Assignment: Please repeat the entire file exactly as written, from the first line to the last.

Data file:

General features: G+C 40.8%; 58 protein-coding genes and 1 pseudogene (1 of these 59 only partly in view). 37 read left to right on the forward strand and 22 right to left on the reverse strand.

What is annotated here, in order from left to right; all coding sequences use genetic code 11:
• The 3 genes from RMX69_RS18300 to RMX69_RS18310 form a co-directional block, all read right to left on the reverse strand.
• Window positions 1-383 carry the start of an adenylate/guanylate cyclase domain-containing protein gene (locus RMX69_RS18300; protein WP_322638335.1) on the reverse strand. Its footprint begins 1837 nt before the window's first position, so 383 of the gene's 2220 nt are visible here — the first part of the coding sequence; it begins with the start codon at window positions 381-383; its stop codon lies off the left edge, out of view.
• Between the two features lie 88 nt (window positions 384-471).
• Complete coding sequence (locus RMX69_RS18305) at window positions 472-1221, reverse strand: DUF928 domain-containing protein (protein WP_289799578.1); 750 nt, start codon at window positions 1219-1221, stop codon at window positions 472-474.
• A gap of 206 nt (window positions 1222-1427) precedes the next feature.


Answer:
General features: G+C 40.8%; 58 protein-coding genes and 1 pseudogene (1 of these 59 only partly in view). 37 read left to right on the forward strand and 22 right to left on the reverse strand.

What is annotated here, in order from left to right; all coding sequences use genetic code 11:
• The 3 genes from RMX69_RS18300 to RMX69_RS18310 form a co-directional block, all read right to left on the reverse strand.
• Window positions 1-383 carry the start of an adenylate/guanylate cyclase domain-containing protein gene (locus RMX69_RS18300; protein WP_322638335.1) on the reverse strand. Its footprint begins 1837 nt before the window's first position, so 383 of the gene's 2220 nt are visible here — the first part of the coding sequence; it begins with the start codon at window positions 381-383; its stop codon lies off the left edge, out of view.
• Between the two features lie 88 nt (window positions 384-471).
• Complete coding sequence (locus RMX69_RS18305) at window positions 472-1221, reverse strand: DUF928 domain-containing protein (protein WP_289799578.1); 750 nt, start codon at window positions 1219-1221, stop codon at window positions 472-474.
• A gap of 206 nt (window positions 1222-1427) precedes the next feature.